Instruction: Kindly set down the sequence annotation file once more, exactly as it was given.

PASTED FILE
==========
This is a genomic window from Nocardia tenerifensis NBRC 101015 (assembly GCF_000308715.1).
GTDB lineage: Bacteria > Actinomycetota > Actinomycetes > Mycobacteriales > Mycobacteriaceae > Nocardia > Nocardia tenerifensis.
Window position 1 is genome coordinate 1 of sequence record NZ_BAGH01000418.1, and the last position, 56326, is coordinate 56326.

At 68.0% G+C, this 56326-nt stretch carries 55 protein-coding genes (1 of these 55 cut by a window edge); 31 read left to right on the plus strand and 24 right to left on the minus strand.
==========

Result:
This is a genomic window from Nocardia tenerifensis NBRC 101015 (assembly GCF_000308715.1).
GTDB lineage: Bacteria > Actinomycetota > Actinomycetes > Mycobacteriales > Mycobacteriaceae > Nocardia > Nocardia tenerifensis.
Window position 1 is genome coordinate 1 of sequence record NZ_BAGH01000418.1, and the last position, 56326, is coordinate 56326.

At 68.0% G+C, this 56326-nt stretch carries 55 protein-coding genes (1 of these 55 cut by a window edge); 31 read left to right on the plus strand and 24 right to left on the minus strand.